The Democratic (non) Debate on Foreign Policy

 

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As the United States and Russia expand their interventions in Syria and the presidential campaign heats up, the need for a transformation in the global polity in order to save the planet  — a point made by MLK (see above) almost 40 years ago and more urgent today —  is not being addressed.

While we fight for social justice at home, keeping the candidates feet to the fire with immigration, Black Lives Matter, 350.org and fight for $15 movements, we need to remember and remind those in power that without peace and global justice there will little progress at home.

Though the #Demsdebate was described in the mainstream media as a fight between Democratic Socialism and benign Capitalism, Bernie and Hillary’s agreements on foreign policy are a central problem for we, the people.

Naomi Klein is right to argue the times require a Change in Everything, including U.S. relations with the world. We need to demand a candidate with a global perspective, one who will tell the truth about the dangers of nationalism in the 21st century; one who understands that the issues we face internally have global consequences and global solutions.

I want a leader who will say out loud that the U.S. is the chief per-capita polluter, wealth extractor and weapons manufacturer. It is the power with the most military bases, billionaire investors, and corporate sweatshops. It is the greatest consumer of the world’s non-renewable resources.

The United States still has a prime role to play on the world stage but one that involves an about face: from world super power to global leader in redistribution of wealth and demilitarization, chief elevator of labor and human rights and prime mitigator of climate change.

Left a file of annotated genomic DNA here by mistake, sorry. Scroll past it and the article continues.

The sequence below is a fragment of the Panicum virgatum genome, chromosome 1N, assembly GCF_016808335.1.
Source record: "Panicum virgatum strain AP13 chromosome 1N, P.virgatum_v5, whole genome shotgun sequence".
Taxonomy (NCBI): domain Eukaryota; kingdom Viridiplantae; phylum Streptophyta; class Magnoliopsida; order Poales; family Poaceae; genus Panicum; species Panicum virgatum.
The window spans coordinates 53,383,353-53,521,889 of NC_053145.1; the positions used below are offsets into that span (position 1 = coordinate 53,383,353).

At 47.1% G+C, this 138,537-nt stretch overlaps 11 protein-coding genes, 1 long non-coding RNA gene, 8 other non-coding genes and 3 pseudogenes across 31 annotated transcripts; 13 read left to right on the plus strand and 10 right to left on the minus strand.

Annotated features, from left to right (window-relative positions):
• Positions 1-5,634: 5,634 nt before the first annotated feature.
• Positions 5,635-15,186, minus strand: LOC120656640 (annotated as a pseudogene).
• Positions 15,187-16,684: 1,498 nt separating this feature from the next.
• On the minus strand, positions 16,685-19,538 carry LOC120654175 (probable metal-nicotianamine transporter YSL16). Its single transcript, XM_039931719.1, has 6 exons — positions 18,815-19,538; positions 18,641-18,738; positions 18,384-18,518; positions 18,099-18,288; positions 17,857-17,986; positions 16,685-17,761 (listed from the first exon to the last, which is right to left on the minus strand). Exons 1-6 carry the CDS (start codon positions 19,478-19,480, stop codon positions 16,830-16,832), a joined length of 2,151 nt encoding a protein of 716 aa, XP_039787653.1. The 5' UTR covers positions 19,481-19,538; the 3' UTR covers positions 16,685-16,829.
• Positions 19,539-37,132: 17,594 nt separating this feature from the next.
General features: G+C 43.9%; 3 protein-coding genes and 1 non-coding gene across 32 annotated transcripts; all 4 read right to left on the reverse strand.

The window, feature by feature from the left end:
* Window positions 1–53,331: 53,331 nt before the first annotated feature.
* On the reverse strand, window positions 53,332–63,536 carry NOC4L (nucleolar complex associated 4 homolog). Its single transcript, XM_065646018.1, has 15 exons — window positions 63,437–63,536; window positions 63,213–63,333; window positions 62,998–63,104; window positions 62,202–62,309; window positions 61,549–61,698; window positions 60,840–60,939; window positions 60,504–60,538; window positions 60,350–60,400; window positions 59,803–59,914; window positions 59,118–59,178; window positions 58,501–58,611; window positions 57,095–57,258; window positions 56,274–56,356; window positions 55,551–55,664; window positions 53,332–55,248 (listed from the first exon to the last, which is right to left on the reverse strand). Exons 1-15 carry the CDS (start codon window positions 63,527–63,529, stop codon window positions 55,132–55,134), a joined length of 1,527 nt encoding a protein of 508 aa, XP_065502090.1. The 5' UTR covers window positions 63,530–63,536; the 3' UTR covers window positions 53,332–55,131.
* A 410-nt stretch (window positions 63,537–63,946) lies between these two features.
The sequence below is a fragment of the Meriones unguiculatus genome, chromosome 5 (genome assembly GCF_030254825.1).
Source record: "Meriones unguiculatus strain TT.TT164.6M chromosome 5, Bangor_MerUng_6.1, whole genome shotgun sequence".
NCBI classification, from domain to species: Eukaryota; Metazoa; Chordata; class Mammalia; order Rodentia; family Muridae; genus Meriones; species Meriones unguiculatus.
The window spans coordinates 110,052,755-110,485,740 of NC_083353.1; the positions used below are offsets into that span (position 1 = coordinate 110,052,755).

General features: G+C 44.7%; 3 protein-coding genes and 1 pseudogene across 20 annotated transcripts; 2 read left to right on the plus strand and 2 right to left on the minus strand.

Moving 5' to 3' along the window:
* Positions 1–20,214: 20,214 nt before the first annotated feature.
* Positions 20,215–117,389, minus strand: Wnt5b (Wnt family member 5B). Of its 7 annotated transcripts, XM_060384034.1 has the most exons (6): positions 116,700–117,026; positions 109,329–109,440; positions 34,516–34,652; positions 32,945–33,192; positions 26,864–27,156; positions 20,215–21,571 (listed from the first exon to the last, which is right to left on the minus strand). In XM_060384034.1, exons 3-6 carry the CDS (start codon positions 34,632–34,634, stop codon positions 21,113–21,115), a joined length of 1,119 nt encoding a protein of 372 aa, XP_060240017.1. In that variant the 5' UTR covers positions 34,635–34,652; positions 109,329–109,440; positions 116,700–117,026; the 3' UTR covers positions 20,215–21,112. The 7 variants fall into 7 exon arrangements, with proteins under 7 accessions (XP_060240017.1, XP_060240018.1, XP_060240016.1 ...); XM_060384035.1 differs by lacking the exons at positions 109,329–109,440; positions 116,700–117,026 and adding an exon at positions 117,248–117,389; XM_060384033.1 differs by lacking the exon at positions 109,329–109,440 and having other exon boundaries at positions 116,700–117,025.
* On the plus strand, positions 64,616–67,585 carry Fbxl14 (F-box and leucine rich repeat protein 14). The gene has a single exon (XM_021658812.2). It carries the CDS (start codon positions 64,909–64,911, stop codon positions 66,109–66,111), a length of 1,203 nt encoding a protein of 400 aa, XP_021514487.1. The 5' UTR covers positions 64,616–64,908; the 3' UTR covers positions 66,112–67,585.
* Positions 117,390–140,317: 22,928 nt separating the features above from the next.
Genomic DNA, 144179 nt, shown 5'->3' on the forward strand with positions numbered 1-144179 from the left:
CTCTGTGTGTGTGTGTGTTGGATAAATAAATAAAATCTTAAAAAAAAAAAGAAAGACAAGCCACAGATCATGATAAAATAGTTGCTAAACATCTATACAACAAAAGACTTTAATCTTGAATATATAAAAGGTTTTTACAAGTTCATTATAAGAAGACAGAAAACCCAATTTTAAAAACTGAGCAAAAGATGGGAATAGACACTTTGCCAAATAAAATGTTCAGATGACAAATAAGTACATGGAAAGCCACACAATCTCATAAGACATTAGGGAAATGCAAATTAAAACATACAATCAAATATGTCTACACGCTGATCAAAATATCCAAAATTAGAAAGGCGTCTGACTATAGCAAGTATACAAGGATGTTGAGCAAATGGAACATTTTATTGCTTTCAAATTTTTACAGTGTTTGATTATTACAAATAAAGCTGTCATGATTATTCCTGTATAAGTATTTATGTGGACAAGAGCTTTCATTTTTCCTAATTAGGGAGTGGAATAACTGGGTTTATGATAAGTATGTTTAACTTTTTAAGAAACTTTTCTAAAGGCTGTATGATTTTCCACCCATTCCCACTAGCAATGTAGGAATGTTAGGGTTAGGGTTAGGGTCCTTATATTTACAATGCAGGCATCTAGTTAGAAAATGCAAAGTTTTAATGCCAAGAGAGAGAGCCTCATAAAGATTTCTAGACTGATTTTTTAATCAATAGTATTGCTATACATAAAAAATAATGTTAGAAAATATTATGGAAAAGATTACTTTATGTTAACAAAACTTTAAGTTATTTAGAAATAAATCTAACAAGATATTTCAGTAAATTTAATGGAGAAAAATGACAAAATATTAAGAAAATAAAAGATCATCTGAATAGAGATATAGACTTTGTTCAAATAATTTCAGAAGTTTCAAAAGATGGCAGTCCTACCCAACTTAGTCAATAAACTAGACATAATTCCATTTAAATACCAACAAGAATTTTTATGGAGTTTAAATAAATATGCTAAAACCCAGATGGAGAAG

I’d like to see a candidate who will prioritize education, not to compete with the Chinese but because education is a right of all children on the planet, a candidate who will oppose the TPP not just because it will hurt workers in the U.S., but because it will hurt workers everywhere, especially in the global south

A global capitalist economy that measures success by increasing consumption is destroying the ecology of mother earth. As chief global capitalist that buck stops with the United States. . I want a president who realizes that tackling climate change and global redistribution of wealth are one and the same.

If we elevate labor everywhere and dismantle the military industrial complex we will naturally slow migration streams, because we will be protecting the right of people to stay home. Then we can tear down our walls, open our borders; let Wall Street run a labor and environmental obstacle course to apply for a temporary visa.

There is much we need to do on the home front: tackle racism, homophobia, rape culture, gun violence, mass incarceration, crumbling infrastructure, health care, education. The candidates are talking about some of these things, but they are not telling us that we can’t do them without changing our global priorities. Remember how the War on Poverty got consumed by the war in Vietnam?

We need money for social justice at home, not Empire-building abroad.

The planet is small and connected. That’s not left or right. It’s our 21st century reality.

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